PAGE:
According to the local press, the shortfall might be covered by the state tapping into its sizeable budget surplus. In June, analysts from Raiffeisen said they expected the surplus to reach 3.5% of Gross Domestic Product (GDP) in 2008. The surplus reached $2.96bn for the first half of the year, and should help reduce the funding setback. However, using the funds could defy the EC's wishes and erode the strong reputation for tight fiscal policy that Bulgaria has developed over the past decade. Furthermore, pumping money into organisations and authorities with limited absorption capacity and cases of corruption seems to defeat the object of the sanctions.
Nonetheless, the government could feel that infrastructure projects - and the many jobs that depend on them - should remain a priority. A moderate outlay from the fiscal reserves would not tip the budget into deficit, and seems unlikely to damage Bulgaria's macroeconomic stability.
Beyond the immediate economic and political impact of the EC's decision, there is little sense of crisis. The spending cut is unlikely to affect the majority of the country's foreign and domestic firms. Growth remains robust, with the International Monetary Fund forecasting a figure of 5.5% this year and 4.9% in 2009. Bulgarians' incomes are increasing steadily, and the regions are now attracting increasing investment interest.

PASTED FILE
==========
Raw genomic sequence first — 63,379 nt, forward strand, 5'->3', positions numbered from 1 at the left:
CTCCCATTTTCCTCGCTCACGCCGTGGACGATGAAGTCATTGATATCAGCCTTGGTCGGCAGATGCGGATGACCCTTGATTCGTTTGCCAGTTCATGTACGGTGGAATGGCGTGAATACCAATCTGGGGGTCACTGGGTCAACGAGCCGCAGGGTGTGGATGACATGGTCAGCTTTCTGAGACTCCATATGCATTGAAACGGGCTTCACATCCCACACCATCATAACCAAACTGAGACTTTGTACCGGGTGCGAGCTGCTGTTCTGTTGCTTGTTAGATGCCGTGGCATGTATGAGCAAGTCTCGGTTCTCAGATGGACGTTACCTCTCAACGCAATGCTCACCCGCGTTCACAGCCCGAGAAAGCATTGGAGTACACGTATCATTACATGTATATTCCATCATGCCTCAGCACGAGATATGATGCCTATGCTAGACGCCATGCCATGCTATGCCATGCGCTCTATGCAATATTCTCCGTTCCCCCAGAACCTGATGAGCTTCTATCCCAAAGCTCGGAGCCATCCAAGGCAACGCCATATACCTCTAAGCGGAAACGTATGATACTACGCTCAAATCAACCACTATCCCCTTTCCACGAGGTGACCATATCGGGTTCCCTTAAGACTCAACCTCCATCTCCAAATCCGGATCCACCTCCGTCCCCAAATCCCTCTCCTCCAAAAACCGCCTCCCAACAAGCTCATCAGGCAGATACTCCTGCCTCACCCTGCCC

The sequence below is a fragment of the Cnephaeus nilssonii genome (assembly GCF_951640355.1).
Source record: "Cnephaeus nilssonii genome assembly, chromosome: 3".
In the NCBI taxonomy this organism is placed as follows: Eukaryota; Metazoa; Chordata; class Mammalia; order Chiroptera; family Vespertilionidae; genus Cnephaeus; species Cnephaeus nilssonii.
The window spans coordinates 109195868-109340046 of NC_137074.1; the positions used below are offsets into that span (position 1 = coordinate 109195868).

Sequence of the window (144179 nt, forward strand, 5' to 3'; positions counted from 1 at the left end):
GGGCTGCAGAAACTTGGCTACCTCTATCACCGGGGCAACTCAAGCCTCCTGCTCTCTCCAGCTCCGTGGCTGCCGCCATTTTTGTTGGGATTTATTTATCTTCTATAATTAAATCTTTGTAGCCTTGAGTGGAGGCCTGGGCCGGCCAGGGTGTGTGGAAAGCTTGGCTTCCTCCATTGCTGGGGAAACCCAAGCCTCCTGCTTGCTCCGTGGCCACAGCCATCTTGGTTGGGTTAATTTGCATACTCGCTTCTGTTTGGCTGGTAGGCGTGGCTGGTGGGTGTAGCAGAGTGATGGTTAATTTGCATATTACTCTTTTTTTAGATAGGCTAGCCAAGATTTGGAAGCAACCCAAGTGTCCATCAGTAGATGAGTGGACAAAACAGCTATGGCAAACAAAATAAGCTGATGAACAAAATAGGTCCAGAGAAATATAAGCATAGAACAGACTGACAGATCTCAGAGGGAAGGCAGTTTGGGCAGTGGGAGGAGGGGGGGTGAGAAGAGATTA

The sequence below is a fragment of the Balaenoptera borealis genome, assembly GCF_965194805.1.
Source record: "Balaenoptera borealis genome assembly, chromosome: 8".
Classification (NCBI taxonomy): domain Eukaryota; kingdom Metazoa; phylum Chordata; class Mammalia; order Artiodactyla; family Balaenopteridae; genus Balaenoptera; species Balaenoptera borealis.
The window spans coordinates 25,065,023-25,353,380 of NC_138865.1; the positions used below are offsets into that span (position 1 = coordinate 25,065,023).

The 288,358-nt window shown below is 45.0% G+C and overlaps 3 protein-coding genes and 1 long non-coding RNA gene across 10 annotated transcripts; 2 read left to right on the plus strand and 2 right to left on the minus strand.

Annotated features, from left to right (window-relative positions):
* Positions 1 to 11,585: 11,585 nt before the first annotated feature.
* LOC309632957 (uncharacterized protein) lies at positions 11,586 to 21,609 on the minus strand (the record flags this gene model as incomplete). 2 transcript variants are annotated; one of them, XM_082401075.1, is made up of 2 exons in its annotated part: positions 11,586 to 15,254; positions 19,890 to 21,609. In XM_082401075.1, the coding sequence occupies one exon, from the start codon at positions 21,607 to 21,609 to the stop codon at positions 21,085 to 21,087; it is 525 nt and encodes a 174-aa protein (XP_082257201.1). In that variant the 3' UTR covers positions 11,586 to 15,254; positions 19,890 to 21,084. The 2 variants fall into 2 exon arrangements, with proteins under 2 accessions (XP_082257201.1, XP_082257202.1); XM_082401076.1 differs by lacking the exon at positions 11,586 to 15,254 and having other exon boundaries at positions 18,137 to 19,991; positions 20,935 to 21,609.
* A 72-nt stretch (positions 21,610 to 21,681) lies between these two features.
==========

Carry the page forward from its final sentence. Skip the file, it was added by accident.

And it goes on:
It is worth noting that action being taken against the NRIF suggests that transgressions are being exposed and prosecuted where they exist, while the ousting of Petkov and Chaushev shows that those allegedly responsible face removal from their positions.
Bulgaria remains irreversibly locked into the EU, yet challenges clearly remain before it is fully accepted by its peers. The EC's suspension of funding underlines serious concerns. Yet the EU rap could be a spur, encouraging internal reforms, rather than delivering a long-lasting blow to a flourishing economy.